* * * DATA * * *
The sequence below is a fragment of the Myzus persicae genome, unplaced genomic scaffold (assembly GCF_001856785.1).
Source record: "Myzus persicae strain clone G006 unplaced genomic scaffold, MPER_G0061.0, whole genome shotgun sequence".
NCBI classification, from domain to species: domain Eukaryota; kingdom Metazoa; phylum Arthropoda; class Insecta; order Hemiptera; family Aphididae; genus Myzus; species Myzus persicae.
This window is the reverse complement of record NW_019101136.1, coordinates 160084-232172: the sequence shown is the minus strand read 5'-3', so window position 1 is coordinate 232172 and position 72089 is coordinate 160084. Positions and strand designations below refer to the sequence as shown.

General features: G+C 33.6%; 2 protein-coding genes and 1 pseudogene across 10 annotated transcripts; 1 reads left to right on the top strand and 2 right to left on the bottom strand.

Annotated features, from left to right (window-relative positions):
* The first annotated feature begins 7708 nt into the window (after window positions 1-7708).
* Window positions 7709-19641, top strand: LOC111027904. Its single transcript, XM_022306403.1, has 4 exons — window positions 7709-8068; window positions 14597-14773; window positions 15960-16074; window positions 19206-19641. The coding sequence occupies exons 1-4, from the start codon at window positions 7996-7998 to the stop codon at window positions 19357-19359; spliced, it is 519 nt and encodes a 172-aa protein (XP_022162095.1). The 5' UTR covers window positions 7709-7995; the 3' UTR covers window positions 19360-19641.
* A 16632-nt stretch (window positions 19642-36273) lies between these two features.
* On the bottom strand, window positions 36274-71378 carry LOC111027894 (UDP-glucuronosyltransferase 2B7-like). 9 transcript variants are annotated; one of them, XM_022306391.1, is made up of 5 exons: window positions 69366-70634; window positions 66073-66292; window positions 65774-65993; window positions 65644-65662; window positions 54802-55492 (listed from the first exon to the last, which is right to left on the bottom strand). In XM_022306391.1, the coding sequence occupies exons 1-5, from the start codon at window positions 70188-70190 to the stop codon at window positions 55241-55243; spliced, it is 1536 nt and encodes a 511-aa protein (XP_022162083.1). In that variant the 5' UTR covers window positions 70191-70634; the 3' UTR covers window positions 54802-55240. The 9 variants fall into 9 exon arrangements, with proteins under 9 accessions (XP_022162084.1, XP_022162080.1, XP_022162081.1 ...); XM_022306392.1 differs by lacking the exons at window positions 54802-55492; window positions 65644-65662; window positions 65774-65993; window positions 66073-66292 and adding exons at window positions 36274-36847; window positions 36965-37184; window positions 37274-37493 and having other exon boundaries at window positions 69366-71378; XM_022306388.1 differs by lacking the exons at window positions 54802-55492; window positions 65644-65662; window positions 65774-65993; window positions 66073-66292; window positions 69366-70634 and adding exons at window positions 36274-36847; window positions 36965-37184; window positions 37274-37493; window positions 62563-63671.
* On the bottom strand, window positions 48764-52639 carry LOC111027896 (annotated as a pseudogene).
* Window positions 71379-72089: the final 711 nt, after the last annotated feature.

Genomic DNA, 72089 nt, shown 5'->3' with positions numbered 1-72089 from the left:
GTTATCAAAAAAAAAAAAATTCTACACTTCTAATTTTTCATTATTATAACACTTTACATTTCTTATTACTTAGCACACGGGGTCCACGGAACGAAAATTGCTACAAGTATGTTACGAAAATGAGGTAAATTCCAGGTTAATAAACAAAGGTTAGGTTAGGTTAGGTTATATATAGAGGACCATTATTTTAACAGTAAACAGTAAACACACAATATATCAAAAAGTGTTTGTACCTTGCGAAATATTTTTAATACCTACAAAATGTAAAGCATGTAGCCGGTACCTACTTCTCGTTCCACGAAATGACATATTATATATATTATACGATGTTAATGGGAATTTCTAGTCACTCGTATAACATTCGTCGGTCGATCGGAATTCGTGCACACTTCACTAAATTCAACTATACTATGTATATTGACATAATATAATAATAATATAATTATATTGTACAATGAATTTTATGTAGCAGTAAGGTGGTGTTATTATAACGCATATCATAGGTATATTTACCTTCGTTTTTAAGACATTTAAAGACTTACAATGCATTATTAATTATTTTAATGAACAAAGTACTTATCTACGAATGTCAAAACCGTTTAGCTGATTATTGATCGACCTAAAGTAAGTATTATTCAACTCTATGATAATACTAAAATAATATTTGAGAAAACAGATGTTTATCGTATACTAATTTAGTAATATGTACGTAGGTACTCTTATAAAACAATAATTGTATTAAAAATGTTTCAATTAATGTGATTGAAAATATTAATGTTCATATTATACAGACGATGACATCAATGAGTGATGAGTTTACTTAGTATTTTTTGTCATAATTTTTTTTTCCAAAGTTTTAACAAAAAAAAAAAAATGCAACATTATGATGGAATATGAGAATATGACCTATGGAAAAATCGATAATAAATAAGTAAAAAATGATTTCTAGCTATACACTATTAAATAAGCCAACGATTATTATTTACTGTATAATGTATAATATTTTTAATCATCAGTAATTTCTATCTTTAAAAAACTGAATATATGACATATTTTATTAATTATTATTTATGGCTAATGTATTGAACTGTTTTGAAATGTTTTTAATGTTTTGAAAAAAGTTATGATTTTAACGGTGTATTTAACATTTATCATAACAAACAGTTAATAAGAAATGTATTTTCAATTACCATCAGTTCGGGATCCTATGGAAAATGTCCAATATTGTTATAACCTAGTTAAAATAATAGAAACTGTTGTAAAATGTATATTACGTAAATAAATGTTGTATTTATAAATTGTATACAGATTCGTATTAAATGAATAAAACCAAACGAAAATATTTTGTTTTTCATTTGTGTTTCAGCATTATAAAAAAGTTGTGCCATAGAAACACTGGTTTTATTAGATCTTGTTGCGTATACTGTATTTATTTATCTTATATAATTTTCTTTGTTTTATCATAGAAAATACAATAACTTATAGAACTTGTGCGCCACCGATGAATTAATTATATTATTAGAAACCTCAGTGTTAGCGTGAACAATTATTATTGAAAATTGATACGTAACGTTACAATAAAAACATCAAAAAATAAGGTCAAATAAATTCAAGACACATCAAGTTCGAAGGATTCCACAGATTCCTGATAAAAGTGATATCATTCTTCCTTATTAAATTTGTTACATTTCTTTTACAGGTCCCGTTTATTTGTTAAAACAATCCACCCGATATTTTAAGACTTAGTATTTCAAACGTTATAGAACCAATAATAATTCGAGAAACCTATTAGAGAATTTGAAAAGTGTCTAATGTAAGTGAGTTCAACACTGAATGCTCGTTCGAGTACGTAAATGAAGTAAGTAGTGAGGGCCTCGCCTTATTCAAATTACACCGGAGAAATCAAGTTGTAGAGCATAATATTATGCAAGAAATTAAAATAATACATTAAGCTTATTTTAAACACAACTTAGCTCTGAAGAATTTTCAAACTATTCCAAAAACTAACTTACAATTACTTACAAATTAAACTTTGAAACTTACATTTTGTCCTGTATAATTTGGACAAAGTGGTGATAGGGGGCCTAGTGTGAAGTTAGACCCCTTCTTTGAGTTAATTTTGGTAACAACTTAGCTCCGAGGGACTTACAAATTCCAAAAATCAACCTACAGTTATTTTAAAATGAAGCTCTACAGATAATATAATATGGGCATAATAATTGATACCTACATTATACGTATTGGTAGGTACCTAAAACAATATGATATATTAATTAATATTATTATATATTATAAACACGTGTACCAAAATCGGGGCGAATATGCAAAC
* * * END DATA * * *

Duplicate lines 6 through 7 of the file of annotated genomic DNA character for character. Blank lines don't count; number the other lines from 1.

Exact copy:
Annotated features, from left to right (window-relative positions):
* The first annotated feature begins 7708 nt into the window (after window positions 1-7708).